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September 30, 2019 2 min read
Acclaimed game composer Bobby Prince (known for his work on Wolfenstein 3D, Doom, and Duke Nukem 3D) has filed a lawsuit against Gearbox Software, Valve, and Randy Pitchford for unlawful usage of his work in Duke Nukem 3D: 20th Anniversary World Tour. As the suit states, the composer wasn't paid for his work in the 2016 re-release, which is in breach of the contract he had signed with Apogee Software in 2010.
"Apogee had a limited right to use Mr. Prince's music in Duke Nukem 3D in exchange for a royalty equal to $1 per unit sold," says Prince's attorneys in documents submitted to the U.S. District Court of Eastern Tennessee. While Gearbox Software had purchased distribution rights for Duke Nukem in 2010 from Apogee, apparently that didn't contain the use of Prince's work.
As the court document reads, "The electronic files for the music within Duke Nukem 3D World Tour include text specifically stating that Mr. Prince owns the copyright to the music and has reserved all rights to the music's use. Yet Gearbox incorporated the music into the game without ever contacting Mr. Prince and without clearing the rights expressly mentioned in the electronic files."
Prince states he has contacted Pitchford to request royalties and was told he would be "taken care of," but has still not received any profit from the re-release. According to Prince's attorneys, Pitchford has also "refused to remove the music from the game" after numerous requests.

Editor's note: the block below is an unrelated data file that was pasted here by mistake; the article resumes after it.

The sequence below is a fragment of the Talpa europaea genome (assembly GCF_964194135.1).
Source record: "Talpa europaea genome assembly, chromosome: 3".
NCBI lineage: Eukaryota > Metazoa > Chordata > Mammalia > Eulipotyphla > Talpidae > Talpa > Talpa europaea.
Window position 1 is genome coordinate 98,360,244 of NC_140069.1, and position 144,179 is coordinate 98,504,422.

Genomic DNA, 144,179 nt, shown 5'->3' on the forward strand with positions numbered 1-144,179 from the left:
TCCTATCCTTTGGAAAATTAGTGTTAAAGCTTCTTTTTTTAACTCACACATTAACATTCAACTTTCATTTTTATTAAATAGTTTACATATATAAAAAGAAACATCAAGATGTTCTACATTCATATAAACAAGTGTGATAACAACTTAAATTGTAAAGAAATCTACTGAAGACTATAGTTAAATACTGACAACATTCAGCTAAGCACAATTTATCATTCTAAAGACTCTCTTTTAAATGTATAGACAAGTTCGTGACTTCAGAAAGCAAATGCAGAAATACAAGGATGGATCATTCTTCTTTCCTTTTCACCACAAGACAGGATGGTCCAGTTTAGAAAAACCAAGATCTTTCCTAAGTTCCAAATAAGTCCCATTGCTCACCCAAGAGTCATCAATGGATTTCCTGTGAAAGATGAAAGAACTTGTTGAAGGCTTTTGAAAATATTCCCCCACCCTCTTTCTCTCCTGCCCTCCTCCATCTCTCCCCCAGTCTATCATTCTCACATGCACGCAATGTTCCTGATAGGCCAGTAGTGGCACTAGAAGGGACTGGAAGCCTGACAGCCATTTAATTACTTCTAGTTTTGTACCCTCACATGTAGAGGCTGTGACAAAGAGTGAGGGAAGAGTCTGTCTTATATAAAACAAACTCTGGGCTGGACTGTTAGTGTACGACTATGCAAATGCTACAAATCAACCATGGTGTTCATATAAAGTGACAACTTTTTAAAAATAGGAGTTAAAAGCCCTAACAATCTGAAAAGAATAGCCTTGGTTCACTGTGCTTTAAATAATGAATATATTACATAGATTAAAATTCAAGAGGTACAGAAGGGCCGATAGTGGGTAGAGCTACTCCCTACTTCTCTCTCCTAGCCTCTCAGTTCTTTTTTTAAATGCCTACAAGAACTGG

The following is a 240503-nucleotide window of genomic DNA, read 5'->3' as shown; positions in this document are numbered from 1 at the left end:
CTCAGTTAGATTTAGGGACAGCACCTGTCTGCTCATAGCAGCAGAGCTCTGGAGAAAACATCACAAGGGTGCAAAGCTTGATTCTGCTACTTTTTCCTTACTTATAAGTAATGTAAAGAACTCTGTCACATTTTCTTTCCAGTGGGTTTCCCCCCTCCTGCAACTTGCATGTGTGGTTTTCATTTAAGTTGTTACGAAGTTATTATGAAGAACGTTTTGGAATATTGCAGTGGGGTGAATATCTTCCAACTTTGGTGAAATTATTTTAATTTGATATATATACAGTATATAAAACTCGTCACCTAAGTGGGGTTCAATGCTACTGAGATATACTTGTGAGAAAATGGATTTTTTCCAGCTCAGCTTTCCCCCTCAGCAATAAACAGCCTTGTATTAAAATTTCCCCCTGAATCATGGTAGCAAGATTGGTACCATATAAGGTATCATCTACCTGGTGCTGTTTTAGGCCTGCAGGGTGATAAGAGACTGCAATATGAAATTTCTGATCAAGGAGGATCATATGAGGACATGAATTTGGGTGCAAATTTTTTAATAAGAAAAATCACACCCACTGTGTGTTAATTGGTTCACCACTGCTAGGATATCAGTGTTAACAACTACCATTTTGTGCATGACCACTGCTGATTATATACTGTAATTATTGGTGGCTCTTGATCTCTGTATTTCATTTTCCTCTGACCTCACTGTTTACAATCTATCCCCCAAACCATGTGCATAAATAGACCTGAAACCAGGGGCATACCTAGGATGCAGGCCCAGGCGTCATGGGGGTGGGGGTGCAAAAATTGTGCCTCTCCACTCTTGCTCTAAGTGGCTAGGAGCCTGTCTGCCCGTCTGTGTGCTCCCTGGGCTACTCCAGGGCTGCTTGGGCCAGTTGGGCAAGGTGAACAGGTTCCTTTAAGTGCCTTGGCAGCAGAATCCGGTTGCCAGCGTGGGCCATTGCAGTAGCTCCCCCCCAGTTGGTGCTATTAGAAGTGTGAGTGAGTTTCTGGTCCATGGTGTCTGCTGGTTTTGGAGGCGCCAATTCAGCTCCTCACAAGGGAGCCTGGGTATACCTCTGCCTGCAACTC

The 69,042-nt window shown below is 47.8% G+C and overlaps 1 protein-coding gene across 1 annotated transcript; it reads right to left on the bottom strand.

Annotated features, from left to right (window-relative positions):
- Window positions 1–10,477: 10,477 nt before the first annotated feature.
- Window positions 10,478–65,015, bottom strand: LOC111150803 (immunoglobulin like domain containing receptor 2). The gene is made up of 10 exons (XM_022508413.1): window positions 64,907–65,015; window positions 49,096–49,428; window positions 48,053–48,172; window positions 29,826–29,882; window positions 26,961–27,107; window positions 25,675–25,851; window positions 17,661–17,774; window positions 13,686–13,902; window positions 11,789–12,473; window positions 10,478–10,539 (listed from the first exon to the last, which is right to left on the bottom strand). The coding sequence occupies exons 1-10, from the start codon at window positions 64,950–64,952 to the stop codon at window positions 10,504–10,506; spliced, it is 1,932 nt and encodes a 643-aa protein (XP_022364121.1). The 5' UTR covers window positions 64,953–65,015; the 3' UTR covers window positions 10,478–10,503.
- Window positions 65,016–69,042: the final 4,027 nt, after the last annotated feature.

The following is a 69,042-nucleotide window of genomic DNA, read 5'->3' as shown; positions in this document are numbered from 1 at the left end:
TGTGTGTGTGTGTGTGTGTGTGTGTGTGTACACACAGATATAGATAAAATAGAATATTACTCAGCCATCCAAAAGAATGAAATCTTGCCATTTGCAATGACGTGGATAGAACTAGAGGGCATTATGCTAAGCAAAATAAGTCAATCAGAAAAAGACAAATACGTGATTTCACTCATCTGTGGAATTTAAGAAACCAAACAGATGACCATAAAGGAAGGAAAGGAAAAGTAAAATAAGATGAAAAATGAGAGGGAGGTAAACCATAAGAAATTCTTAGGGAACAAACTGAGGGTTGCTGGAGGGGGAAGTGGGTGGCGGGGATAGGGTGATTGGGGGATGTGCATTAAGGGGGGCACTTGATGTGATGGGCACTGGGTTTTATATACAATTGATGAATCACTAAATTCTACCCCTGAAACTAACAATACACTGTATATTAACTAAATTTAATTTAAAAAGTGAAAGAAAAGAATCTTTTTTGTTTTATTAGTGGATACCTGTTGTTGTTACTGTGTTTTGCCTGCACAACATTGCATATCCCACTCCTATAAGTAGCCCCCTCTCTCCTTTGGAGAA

Valve, on the other hand, is being sued for its refusal to remove Duke Nukem 3D 20th Anniversary World Tour from sale. As the document notes, "Valve ignored a takedown notice, thus waiving any immunity under the Digital Millennium Copyright Act, and continued distributing infringing copies of the music despite knowing that Mr. Prince owned the copyrights in the music."
You can read more about the suit over on the Bloomberg Law website. Being a multi-part document, it contains various summons and detailed descriptions of what, exactly, is being infringed upon. As noted in the documents, Gearbox Software, Gearbox Publishing, Valve, and Randy Pitchford have been given 21 days to respond to the summons.
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